A 24-year-old Caucasian female, DD, was admitted to the medical service at an academic hospital with symptoms of weakness in bilateral lower extremities, falls, headaches, and altered mental status. Psychiatry was consulted to evaluate for psychiatric causes of her symptoms. This case presented a diagnostic challenge as the patient's identified symptoms changed almost daily, depending on what practitioner or medical service she encountered. In this study, we discuss the differential diagnoses, tests and treatments the patient received, with a review of literature helping differentiate between diagnostic parameters. PMID:27027143

  18. Unrecognized catatonia as a cause for delayed weaning in Intensive Care Unit

    Directory of Open Access Journals (Sweden)

    Rupesh Gupta

    2015-01-01

    Full Text Available The cause of altered sensorium in critical care settings includes metabolic derangements, drug and toxin overdose, central nervous system infections, neurodegenerative disorders, vascular events, hypo-perfusion states, and septic encephalopathy. Here, we present a case of an elderly woman who presented to us with altered sensorium with respiratory failure requiring mechanical ventilation. Her metabolic parameters, imaging, and cerebrospinal fluid study were all normal despite that she continued to remain in altered sensorium and had an unrecognized behavioral state that delayed her weaning.

  19. A case of malignant catatonia with idiopathic pulmonary arterial hypertension treated by electroconvulsive therapy

    OpenAIRE

    Hobo, Mizue; Uezato, Akihito; Nishiyama, Mitsunori; Suzuki, Mayumi; Kurata, Jiro; Makita, Koshi; Yamamoto, Naoki; Nishikawa, Toru

    2016-01-01

    Background Idiopathic pulmonary arterial hypertension (IPAH) is a progressive and fatal cardiovascular disease if left untreated. In patients with IPAH with psychiatric illness or other complications, careful attention is required when administering medical therapies that may affect their hemodynamics. Patients suffering from IPAH who undergo anesthesia and surgery have a high mortality and morbidity rate. We describe the treatment of intractable psychiatric symptoms with electroconvulsive th...

  20. Catatonia, Neuroleptic Malignant Syndrome, and Cotard Syndrome in a 22-Year-Old Woman: A Case Report

    Directory of Open Access Journals (Sweden)

    C. Weiss

    2013-01-01

    Full Text Available The following case study describes a 22-year-old woman with depression and symptoms of psychosis who developed neuroleptic malignant syndrome after using Risperidone, thus requiring life support equipment and Bromocriptine, later recovering after seven days. From a psychiatric and neurological point of view, however, the persistence of catatonic syndrome and Cotard syndrome delusions was observed, based on assertions such as “I do not have a heart,” “my heart is not beating,” “I can not breathe,” “I am breaking apart,” “I have no head” (ideas of negation and statements about the patient being responsible for the “death of the whole world” (ideas of enormity. Brain NMR revealed leukoencephalopathy, interpreted as scar lesions caused by perinatal neurological damage, after discarding other pathologies. The patient responded well to electroconvulsive therapy after 11 sessions. Organic vulnerability to these syndromes, as well as their coexistence and clinical differentiation is discussed in the light of the data observed.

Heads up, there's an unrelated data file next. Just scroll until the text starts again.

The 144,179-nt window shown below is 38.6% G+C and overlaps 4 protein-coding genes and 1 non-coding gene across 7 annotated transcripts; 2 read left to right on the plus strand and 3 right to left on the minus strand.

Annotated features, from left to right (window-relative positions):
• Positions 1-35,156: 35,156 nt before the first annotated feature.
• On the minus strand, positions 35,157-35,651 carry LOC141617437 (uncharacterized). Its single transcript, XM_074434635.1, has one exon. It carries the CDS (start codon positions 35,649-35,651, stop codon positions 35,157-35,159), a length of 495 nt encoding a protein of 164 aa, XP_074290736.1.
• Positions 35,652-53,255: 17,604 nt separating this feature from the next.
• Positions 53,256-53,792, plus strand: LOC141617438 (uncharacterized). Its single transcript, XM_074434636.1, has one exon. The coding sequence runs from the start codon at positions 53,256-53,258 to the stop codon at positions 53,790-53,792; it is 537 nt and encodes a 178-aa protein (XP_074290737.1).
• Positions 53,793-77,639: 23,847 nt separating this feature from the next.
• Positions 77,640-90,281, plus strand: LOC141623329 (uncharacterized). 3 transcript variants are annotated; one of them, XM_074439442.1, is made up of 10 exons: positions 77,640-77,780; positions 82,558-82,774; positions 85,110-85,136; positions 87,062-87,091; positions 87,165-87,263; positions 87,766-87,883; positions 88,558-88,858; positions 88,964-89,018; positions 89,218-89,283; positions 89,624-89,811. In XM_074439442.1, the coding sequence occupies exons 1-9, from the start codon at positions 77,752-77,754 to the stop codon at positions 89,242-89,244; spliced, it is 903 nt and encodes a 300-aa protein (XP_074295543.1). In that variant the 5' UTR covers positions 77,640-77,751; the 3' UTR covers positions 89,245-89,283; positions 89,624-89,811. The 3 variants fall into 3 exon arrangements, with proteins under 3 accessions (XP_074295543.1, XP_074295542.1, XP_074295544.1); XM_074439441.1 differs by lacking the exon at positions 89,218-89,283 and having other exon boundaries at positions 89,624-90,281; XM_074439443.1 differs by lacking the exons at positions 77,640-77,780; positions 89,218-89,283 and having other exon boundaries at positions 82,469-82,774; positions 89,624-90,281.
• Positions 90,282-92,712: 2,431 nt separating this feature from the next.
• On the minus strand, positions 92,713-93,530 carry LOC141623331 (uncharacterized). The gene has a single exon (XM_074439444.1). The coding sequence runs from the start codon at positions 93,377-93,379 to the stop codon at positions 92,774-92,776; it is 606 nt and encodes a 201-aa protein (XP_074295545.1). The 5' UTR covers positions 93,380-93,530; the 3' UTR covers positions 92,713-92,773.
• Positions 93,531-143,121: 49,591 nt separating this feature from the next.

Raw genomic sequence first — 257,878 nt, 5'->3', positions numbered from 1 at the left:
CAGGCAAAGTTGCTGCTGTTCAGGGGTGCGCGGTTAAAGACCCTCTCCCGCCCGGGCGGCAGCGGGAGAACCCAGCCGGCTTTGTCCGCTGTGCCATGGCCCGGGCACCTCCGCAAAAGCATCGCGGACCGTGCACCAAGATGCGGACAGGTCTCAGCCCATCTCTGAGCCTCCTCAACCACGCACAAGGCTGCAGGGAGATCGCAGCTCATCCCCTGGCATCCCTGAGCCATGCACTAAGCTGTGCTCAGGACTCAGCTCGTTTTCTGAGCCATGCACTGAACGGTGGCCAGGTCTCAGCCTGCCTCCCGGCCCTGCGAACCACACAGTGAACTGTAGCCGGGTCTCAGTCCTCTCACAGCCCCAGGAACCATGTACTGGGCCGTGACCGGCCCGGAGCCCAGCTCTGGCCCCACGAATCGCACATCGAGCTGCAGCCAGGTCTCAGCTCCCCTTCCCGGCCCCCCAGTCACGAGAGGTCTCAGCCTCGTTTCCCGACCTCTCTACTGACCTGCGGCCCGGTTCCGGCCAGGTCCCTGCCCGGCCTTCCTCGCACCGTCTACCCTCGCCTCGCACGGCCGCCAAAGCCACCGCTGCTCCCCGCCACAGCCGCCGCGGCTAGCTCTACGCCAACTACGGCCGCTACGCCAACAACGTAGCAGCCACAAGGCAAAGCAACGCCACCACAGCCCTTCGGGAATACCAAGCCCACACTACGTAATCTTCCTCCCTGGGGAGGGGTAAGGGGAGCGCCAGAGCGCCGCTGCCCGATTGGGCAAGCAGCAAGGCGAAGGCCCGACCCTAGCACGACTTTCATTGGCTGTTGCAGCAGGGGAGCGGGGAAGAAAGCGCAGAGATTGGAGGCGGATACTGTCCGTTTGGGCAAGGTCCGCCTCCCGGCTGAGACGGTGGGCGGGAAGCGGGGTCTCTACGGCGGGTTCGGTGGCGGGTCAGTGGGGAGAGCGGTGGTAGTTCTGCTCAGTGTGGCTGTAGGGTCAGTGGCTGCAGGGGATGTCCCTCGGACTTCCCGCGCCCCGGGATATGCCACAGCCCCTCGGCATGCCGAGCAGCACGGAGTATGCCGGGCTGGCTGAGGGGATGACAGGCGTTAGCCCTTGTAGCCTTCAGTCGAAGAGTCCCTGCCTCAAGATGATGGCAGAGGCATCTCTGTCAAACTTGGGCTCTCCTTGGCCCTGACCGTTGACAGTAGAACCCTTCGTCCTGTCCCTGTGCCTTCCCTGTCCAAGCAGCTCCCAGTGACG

1. Lithium as a rescue therapy for regression and catatonia features in two SHANK3 patients with autism spectrum disorder: case reports

    OpenAIRE

    Serret, Sylvie; Thümmler, Susanne; Dor, Emmanuelle; Vesperini, Stephanie; Santos, Andreia; Askenazy, Florence

    2015-01-01

    Background Phelan-Mc Dermid syndrome is a contiguous disorder resulting from 22q13.3 deletion implicating the SHANK3 gene. The typical phenotype includes neonatal hypotonia, moderate to severe intellectual disability, absent or delayed speech, minor dysmorphic features and autism or autistic-like behaviour. Recently, point mutations or micro-deletions of the SHANK3 gene have been identified, accompanied by a phenotype different from the initial clinically description in Phelan McDermid syndro...

  2. Prevalence of the catatonic syndrome in an acute inpatient sample

    OpenAIRE

    Mirella eStuivenga; Manuel eMorrens

    2014-01-01

    OBJECTIVE: In this exploratory open label study we investigated the prevalence of catatonia in an acute psychiatric inpatient population. In addition, differences in symptom presentation of catatonia depending on the underlying psychiatric illness were investigated.METHODS: 130 patients were assessed with the Bush-Francis Catatonia Rating Scale (BFCRS), the Positive and Negative Syndrome Scale (PANSS), the Young Mania Rating Scale (YMRS) and the Simpson-Angus Scale (SAS). A factor analysis wa...

  3. Parsing the components of the psychomotor syndrome in schizophrenia

    NARCIS (Netherlands)

    Docx, L.; Morrens, M.; Bervoets, C.; Hulstijn, W.; Hert, M. De; Baeken, C.; Audenaert, K.; Sabbe, B.G.C.C.

    2012-01-01

    Objective: Catatonia, extrapyramidal signs, psychomotor slowing, and (motoric) neurological soft signs are well-known psychomotor symptoms in schizophrenia. This study aims at investigating the interrelations between these symptoms. In addition, associations between psychomotor symptoms, clinical sy

  4. Pop & rock / Lauri Sommer

    Index Scriptorium Estoniae

    Sommer, Lauri, 1973-

    2001-01-01

    Heliplaatide Catatonia "Paper Scissors Stone", Khan "No Comprendo", Carlos Santana "Divine Light. Reconstrction & Mix: Bill Laswell", Carlos, Blink 182 "Take Off Your Jacket & Pants", Emmi "Solitary Movements", Neu "Neu!", "No Hidden Catch. Eesti Depeche Mode tribuut" tutvustused